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Julian Assange’s Extradition Appeals Process

A British judge blocked Julian Assange’s extradition to the US. The prosecution indicated its intent to appeal. Meanwhile, Assange remains in prison.

Almost immediately upon District Judge Vanessa Baraitster’s ruling that WikiLeaks publisher Julian Assange would not be extradited from the United Kingdom to the United States on medical grounds, lawyers representing the U.S. announced their intent to appeal that decision. Two days later, Judge Baraitser denied Assange’s bail application, meaning he will remain in the freezing cold, COVID-infected maximum-security Belmarsh prison in London as he waits for the appeal process to unfold. That process could take weeks, months, or longer if the U.S. refuses to drop the case altogether. 

Will the U.S. drop the charges?

Despite the prosecution’s declaration of intent to appeal, it’s unclear how much appetite there is in the U.S. for continuing the prosecution. The ruling and notice of appeal came in the final days of the Trump administration, and the day after the verdict, the U.S.’s outgoing lead federal prosecutor Zachary Terwilliger told NPR that he wasn’t sure if the Biden administration would continue to fight for Assange’s extradition.

“It will be very interesting to see what happens with this case,” Terwilliger said. “There’ll be some decisions to be made. Some of this does come down to resources and where you’re going to focus your energies.”

President Biden was Vice President when the Obama administration explicitly decided not to prosecute Assange.

“The problem the department has always had in investigating Julian Assange is there is no way to prosecute him for publishing information without the same theory being applied to journalists,” said former Justice Department spokesman Matthew Miller. “And if you are not going to prosecute journalists for publishing classified information, which the department is not, then there is no way to prosecute Assange.”

Press freedom organizations and newsrooms agree that the prosecution of Assange puts all journalists at risk, by criminalizing basic newsgathering activity as well as the publication of truthful information in the public interest. “Julian Assange’s Indictment Aims at the Heart of the First Amendment,” writes the New York Times editorial board.

Appealing on Medical Grounds

The U.K.’s lawyers (the Crown Prosecution Service, or CPS) representing the U.S. confirmed to reporters that the United States officially filed its intent to appeal the ruling on Friday, January 15. They then have two weeks to file grounds for appeal, notifying the court of the types of arguments they intend to raise later.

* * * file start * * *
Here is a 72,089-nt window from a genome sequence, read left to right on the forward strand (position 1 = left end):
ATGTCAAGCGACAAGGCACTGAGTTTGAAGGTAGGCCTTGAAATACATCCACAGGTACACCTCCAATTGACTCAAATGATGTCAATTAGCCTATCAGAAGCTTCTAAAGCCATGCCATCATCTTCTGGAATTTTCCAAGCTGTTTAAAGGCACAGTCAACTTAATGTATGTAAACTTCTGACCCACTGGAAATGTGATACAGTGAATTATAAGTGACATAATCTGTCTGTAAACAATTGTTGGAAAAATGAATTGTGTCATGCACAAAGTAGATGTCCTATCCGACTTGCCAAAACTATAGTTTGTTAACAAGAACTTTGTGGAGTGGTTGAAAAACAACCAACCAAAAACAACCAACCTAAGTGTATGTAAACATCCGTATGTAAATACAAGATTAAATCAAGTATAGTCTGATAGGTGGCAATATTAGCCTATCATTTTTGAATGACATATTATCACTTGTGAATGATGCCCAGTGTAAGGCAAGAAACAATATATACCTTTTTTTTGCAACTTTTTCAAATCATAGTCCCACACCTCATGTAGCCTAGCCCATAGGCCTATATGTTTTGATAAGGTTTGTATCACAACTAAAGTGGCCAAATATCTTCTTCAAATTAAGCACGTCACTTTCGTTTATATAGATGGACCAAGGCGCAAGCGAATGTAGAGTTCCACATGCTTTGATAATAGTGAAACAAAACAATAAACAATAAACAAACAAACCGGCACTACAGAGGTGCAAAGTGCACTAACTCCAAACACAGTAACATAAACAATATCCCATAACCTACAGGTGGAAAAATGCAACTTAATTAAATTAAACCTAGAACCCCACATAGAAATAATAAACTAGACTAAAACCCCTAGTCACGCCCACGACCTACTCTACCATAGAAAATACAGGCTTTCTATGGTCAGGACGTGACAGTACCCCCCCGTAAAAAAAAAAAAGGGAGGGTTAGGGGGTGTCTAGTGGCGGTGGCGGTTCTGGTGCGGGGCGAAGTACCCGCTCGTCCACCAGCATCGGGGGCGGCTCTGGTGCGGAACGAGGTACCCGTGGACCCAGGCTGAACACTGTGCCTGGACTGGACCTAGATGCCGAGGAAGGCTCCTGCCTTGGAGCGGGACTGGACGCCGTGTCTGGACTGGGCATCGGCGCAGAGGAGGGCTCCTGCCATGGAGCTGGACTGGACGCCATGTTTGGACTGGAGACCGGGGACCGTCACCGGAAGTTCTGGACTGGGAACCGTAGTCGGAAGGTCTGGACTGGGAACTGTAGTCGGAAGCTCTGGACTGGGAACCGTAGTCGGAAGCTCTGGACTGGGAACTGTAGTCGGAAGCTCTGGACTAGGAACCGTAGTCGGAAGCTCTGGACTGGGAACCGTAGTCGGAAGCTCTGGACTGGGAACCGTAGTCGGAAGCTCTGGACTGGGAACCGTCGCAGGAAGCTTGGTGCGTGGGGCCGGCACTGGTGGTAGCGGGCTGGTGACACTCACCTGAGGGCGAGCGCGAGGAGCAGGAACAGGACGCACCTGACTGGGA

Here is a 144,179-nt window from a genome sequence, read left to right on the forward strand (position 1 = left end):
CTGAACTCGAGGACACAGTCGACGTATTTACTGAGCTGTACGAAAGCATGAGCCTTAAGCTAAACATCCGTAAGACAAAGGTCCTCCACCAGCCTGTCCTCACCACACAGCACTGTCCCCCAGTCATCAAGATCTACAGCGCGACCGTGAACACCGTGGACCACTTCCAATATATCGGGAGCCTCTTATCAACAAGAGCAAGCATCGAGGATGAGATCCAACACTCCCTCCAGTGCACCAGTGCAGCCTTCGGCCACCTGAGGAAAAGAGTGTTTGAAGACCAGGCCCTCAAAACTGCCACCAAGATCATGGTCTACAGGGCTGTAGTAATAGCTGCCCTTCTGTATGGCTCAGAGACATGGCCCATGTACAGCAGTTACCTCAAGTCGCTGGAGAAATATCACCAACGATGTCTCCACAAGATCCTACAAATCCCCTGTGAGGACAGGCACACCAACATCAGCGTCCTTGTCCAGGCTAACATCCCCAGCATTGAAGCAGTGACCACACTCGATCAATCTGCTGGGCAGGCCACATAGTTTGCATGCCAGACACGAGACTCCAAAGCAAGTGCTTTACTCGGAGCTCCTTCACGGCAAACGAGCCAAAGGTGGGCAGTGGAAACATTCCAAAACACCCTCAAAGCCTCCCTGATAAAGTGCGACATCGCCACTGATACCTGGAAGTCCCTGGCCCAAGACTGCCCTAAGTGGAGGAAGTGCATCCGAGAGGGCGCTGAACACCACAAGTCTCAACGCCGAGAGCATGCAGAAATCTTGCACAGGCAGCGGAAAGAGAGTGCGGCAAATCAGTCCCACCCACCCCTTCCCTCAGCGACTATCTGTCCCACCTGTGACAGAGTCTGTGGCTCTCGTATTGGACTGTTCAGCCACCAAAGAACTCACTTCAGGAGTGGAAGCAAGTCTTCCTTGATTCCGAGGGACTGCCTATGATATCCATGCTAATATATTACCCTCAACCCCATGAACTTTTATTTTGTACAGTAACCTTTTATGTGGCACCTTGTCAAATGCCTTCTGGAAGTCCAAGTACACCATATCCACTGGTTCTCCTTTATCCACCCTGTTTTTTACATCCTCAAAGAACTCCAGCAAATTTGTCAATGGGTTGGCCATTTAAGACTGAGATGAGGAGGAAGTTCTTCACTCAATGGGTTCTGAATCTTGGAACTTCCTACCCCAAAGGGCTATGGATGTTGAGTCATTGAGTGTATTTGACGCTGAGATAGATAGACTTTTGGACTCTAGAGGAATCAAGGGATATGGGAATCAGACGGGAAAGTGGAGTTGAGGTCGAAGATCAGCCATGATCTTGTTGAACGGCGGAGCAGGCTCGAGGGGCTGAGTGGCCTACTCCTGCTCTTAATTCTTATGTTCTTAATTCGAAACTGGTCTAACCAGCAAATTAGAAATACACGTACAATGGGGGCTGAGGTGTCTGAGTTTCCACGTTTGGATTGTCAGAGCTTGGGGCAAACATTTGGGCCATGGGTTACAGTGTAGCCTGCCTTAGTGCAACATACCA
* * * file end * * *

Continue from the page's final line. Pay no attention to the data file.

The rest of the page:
In her verdict, Judge Baraitser ruled that sending Assange to the U.S. would violate Section 91 of the U.K.’s 2003 Extradition Act, which bars extradition if the “physical or mental condition of the person is such that it would be unjust or oppressive to extradite him.”

Medical experts testified throughout the hearing that Assange has Asperger’s syndrome, that he has clinical depression, and that his specific condition and history combined with his prospective treatment in any U.S. prison all create a dangerously high risk of suicide.

Prison experts testified about the types of conditions Assange would likely face if he were extradited. The experts agreed that he would likely be held in solitary confinement, which the U.N. has deemed psychological torture; that he would get an extremely long prison sentence; and that he’d be held under Special Administrative Measures which render a prisoner effectively incommunicado, even further isolating him from his family, friends, and the rest of his support system. 

But even without these additional harsh measures Assange could expect, the mere ordering of his extradition from the U.K. would trigger this suicide risk. “I am as certain as a psychiatrist ever can be that, in the event of imminent extradition, Mr. Assange would indeed find a way to commit suicide,” testified Dr. Michael Kopelman. 

High Court

Once the U.S. files its grounds for appeal, Assange’s defense team has 10 days to respond to that filing. These appeal submissions are then sent to a single High Court judge, who must decide whether the grounds are reasonably arguable and therefore whether to grant permission to appeal. If the judge rules to allow the appeal, the case is then scheduled to be heard by the High Court, a panel of two judges.

If the High Court refuses to hear the appeal, which is rare, it will be the end of the road for the United States and Julian will be released. If the High Court allows the appeal, a date for an oral hearing will be set.

It is at the High Court stage where Courage Foundation beneficiary Lauri Love, a U.K. national accused of computer crimes in the U.S., successfully defeated an extradition request from the United States. In Love’s case, whose appeal Judge Baraitser referred to in her own ruling, the District Judge ruled he should be extradited, but on appeal, the High Court ruled that the United States could not guarantee adequate mental health care in its prison system and Love, who (like Julian) has Asperger’s syndrome, could not be protected from the high risk of suicide. 

Potential further appeals

If the case were successfully appealed beyond the High Court, it could theoretically (though not automatically) be sent up to the U.K.’s Supreme Court and even higher to the European Court of Human Rights. 

While these proceedings take place in the United Kingdom, Assange is only detained and at risk because of the U.S.’s prosecution, and the new Justice Department could simply drop the indictment and extradition request at any time.